Walmart. The world’s largest retailer. Synonymous with superb supply chain management.
Built on a culture of collaboration with suppliers, they pioneered sharing big data. Enabled by the world’s largest private IT infrastructure, they now have the highest sales per square foot, inventory turnover, and operating profit of any discount retailer in the world.
Walmart’s is a story of how collaborating with suppliers drives innovation. It was back in the 1980s that they first started sharing data with Proctor & Gamble (P&G) to improve forecasting and inventory management. In just eight months they improved profitability on sales of P&G product by USD 50 million.i
Then in the 1990s they formalised the Retail Link data-sharing system and rolled it out to other suppliers. It lowered Walmart’s merchandising costs, and helped suppliers reduce their distribution costs.
For Walmart, collaborating included an element of healthy competition. Suppliers competed for shelf space by analysing the data Walmart gave them to make a case for stocking their products.
The suppliers were experts in their category; Walmart were experts in retailing. Both sides learnt from each other to their mutual benefit.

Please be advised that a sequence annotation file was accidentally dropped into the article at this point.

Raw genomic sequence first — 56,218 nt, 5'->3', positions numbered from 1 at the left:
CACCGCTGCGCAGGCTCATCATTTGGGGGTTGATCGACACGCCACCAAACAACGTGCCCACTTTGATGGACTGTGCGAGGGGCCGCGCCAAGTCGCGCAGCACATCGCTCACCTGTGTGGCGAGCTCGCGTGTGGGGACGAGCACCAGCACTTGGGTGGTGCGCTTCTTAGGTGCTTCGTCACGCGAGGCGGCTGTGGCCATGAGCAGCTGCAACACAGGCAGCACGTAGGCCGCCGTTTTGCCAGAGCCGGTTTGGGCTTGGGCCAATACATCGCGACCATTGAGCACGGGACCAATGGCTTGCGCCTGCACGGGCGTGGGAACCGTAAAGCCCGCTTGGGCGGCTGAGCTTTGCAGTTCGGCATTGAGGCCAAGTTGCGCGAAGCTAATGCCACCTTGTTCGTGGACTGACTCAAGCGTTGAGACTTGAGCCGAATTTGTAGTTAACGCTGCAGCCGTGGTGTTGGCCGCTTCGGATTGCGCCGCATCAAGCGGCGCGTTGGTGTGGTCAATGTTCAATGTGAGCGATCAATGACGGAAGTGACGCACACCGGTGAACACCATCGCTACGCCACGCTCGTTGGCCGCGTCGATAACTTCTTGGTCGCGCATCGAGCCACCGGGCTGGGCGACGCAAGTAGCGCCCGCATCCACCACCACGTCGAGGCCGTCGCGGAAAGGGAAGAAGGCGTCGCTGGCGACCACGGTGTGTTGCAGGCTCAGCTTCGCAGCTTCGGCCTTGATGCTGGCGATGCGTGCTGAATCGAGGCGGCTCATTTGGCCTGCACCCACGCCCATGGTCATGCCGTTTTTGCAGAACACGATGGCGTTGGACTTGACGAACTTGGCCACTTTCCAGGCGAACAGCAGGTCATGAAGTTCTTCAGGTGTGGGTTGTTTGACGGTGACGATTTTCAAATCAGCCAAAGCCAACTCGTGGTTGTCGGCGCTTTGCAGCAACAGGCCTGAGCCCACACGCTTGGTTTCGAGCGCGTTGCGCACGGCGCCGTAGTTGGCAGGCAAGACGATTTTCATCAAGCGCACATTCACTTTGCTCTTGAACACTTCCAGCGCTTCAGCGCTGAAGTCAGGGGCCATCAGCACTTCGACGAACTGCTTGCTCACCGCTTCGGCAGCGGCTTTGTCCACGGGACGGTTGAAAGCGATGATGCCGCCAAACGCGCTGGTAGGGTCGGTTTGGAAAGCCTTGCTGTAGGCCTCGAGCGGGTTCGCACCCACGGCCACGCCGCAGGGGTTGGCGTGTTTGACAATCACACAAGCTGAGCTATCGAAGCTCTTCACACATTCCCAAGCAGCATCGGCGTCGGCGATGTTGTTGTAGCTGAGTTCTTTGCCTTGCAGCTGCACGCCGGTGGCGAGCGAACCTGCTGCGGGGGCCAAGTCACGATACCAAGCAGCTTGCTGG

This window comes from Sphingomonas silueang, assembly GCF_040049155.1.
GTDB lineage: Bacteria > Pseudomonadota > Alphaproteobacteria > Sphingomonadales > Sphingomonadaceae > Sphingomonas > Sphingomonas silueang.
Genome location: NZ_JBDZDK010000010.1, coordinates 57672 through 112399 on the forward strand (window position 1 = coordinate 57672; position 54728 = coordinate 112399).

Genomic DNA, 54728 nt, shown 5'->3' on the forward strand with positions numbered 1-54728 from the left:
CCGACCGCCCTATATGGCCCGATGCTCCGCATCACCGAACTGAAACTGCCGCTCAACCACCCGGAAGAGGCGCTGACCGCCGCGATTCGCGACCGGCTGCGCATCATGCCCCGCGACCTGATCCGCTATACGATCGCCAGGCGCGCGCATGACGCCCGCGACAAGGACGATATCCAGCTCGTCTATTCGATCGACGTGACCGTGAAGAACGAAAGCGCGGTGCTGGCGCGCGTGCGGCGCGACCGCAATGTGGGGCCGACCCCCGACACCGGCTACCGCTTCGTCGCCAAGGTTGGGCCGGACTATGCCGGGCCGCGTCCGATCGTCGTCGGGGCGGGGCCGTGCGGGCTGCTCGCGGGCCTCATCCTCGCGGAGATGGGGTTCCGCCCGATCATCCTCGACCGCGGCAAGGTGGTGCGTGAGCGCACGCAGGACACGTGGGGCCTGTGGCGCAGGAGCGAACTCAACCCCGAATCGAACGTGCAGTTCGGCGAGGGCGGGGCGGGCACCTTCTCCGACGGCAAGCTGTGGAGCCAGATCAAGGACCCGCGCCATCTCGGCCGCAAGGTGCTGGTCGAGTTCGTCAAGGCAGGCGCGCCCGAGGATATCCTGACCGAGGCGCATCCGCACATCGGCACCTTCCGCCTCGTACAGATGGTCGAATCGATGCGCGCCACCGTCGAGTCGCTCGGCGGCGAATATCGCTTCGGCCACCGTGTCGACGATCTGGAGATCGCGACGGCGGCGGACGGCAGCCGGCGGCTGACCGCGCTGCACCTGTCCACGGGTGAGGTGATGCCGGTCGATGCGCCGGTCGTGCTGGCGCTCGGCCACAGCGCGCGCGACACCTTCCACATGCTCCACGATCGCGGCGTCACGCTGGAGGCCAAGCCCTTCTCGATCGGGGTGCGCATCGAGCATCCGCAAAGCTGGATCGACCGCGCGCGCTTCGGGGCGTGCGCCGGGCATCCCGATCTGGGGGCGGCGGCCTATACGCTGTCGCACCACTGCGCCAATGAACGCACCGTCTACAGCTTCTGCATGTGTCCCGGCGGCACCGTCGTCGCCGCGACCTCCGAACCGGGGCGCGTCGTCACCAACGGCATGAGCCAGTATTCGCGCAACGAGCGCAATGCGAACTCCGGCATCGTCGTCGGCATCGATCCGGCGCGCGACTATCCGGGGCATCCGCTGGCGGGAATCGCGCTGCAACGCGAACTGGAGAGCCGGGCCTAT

Walmart were pioneers of supplier collaboration and big data analysis before the terms we coined.
Strategic suppliers are connected to Walmart data by the world’s largest private IT infrastructure. Every link in the supply chain – from store POS terminals right back to manufacturers – is connected through a network, some of it by satellite.
Manufacturers and suppliers use the data Walmart share to predict demand, plan production, and schedule distribution
At its heart is Walmart’s Bentonville HQ database which suppliers access to analyse the data. There’s even a vendor managed inventory system, whereby manufacturers can manage stocks of their own products held at Walmart’s distribution centres.
Manufacturers and suppliers use the data Walmart share to predict demand, plan production, and schedule distribution. This allows them to reduce inventory, improve on-shelf availability, and reduce out-of-stock events. As a consequence, cost is removed across the supply chain, enabling the suppliers – and Walmart – to keep prices low and market share high.